Global Financial Integrity

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Methodology

At GFI, we conduct rigorous, ground-breaking research on trade-related illicit financial flows (IFFs). Our research targets the problem of trade-related IFFs from many different angles, including our signature value gap trade misinvoicing analyses, transnational crime and illicit trade, as well as examinations of beneficial ownership legislation in jurisdictions around the world. 

Trade Misinvoicing

GFI has been a leader in developing an approach to analyzing international trade data to identify cases of trade misinvoicing. Trade misinvoicing occurs when companies move money illicitly in or out of countries through the commercial trade system by falsifying the prices of goods on import or export invoices and is one of the major forms of illicit financial flows (IFFs),  representing a massive loss of tax revenues for developing country governments. GFI produces a number of reports where we examine trade misinvoicing:

IFF Update reports

GFI’s annual flagship publication, the IFF Update, uses international trade data to identify trade misinvoicing across 148 developing countries each year. It analyses the trade of each developing country with a set of 36 advanced economies, as designated by the International Monetary Fund (IMF), to determine the amount of trade misinvoicing happening. The reports conclude by listing a number of policy recommendations and reforms that governments can take at the national and international levels to reduce trade misinvoicing. Our most recent IFF Update was published in January 2019 and can be found here. 

Country-specific Reports

Since 2018, GFI has been undertaking a series of more in-depth country-specific reports, analyzing a given country’s trade in a certain year with all of their trading partners around the world, in order to identify the instances of trade misinvoicing. In addition, these reports make estimates of the amount of tax revenue that is being lost to the country in a given year due to trade misinvoicing. The reports conclude by listing a number of policy recommendations and reforms that governments can take at the national and international levels to reduce trade misinvoicing. Our most recent Country-specific Reports focused on Egypt, Indonesia and India

SDGs Opportunity Cost Analyses

Beginning in 2019, GFI has built on its country-specific reports to publish a series of articles on our Blog that take the amount of tax revenues estimated to have been lost in developing countries due to trade misinvoicing and examines what else the countries could have spent those revenues on in terms of their national development goals or the United Nations-backed Sustainable Development Goals (SDGs), had those revenues not been lost to trade misinvoicing. Our most recent SDG Opportunity Cost Analysis can be found here.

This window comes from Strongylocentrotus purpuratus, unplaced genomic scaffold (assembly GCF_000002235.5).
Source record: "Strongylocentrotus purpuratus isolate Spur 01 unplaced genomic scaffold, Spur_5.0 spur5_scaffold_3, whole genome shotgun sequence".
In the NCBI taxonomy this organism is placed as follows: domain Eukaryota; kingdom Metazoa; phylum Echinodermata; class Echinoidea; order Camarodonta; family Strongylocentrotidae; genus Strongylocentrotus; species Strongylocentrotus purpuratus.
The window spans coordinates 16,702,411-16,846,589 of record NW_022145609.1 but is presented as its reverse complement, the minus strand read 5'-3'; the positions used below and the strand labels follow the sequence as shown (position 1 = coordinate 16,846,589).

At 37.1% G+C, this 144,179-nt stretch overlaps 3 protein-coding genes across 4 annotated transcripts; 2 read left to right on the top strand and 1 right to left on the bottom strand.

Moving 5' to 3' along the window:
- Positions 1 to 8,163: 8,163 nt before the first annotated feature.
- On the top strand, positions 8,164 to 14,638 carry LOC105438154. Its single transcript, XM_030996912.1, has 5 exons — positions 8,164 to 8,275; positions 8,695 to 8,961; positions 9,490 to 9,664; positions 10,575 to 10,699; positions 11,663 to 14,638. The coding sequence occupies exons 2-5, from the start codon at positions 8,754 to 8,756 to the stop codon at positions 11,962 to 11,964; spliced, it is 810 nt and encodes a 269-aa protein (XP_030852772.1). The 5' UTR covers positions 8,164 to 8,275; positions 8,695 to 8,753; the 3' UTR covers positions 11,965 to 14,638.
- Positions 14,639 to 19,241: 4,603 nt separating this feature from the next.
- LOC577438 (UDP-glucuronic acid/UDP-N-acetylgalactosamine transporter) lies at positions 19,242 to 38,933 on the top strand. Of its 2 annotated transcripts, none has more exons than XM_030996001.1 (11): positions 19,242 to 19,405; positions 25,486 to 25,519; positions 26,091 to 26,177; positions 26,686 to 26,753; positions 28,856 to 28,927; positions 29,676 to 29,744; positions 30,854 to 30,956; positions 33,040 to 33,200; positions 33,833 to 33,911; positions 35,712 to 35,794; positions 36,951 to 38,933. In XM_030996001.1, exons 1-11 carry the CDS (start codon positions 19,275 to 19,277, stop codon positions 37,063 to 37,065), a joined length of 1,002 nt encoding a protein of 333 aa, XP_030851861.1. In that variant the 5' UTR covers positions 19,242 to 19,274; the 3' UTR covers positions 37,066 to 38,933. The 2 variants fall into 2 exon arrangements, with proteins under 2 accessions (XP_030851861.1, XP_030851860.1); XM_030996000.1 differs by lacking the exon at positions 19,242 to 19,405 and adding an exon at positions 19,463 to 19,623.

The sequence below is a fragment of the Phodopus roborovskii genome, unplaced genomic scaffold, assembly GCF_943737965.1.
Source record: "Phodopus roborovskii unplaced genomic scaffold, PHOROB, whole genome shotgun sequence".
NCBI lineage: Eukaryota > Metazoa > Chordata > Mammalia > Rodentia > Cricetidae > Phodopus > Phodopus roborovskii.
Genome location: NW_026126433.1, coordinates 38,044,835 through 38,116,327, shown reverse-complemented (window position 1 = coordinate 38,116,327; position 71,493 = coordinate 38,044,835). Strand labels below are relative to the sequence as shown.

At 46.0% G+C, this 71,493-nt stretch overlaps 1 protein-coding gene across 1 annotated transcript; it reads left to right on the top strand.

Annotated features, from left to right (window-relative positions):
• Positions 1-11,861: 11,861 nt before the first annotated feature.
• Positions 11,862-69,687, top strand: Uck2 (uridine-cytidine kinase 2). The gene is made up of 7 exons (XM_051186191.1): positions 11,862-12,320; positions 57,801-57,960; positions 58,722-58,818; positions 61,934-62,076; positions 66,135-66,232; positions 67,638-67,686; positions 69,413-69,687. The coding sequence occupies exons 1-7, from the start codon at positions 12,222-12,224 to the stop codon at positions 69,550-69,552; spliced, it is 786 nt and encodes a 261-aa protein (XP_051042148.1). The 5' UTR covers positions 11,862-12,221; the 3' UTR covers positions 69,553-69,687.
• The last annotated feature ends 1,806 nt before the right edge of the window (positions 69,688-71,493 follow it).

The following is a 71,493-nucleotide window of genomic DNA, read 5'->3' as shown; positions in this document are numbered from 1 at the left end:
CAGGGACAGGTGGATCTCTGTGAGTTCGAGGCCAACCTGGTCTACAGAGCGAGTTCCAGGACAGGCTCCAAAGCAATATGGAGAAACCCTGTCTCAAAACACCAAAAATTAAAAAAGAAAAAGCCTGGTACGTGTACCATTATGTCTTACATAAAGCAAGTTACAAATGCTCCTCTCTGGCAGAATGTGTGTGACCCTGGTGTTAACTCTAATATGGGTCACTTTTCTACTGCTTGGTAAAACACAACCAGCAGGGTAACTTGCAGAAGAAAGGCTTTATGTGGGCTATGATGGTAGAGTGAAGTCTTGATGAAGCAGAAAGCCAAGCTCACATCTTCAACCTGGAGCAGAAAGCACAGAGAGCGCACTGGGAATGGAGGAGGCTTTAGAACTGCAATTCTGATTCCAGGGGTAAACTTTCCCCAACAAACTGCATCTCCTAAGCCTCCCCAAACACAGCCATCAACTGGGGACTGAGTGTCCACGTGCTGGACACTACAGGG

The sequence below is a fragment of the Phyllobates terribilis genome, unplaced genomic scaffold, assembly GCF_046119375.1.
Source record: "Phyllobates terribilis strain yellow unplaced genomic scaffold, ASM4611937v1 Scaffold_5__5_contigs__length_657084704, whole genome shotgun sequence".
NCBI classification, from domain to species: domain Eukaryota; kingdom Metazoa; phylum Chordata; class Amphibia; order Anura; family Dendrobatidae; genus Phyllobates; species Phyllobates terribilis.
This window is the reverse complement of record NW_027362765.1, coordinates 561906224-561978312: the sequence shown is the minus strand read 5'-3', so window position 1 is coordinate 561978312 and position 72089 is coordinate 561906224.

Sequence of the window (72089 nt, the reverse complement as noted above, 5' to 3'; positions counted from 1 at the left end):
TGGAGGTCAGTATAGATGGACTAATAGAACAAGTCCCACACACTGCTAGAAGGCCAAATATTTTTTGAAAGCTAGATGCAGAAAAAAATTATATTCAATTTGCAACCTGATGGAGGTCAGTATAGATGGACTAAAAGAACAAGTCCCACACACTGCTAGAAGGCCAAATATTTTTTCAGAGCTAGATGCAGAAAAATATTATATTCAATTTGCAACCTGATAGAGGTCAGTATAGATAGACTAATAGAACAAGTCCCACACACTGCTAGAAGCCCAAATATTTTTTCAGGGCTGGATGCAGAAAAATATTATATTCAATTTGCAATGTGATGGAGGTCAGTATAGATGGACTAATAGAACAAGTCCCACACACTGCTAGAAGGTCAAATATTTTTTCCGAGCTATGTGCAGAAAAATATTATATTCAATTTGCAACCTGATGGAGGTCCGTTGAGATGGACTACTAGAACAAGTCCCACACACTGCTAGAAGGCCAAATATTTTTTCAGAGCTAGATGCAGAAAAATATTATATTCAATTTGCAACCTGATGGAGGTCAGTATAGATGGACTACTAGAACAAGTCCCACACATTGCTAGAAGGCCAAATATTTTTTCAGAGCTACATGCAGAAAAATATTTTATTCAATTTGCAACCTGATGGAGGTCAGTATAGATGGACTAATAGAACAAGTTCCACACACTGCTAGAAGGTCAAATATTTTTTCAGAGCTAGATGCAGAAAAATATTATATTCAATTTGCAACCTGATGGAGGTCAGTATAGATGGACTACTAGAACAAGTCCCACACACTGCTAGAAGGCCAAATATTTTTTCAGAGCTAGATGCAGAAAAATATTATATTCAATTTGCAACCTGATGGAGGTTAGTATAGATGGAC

Transnational Crime 

GFI’s Transnational Crime Program focuses on the intersection of illicit financial flows, transnational crime and trade. This includes researching and analyzing the dynamics of natural resource crimes, such as wildlife trafficking and illegal mining, using a variety of data sources in order to arrive at actionable policy recommendations. Our most recent Transnational Crime Report can be found here. 

Policy Research 

GFI’s policy arm provides research on the laws, policies and institutional architecture that govern illicit financial flows (IFFs). Our research aims to provide an in-depth analysis on the various actors that facilitate IFFs, as well the developing trends in new technologies that allows individuals to hold IFFs in traditional asset classes. GFI has a depth of experience analyzing and advocating policy and legislative efforts surrounding beneficial ownership and money laundering both in the United States and internationally. Previous research includes the role that anonymous companies play in facilitating money laundering and the gaps that exist within institutional mechanisms at the national, regional and international level that permit movements of illicit finance.

Ongoing and future research includes examining the role of crypto currency in real estate purchases, the role of gatekeepers such as lawyers, notaries and investment advisers in facilitating money laundering, sectoral analysis of mining industries to understand the risks of money laundering and IFFs to the national economy and the role of regional trade blocs and customs unions in mitigating, addressing and providing effective solutions to tackle IFFs. Our most recent policy reported examined corporate formation requirements in the United States, finding that in all 50 states, more information is required to register for a library card than is require to register a company. Read that report here.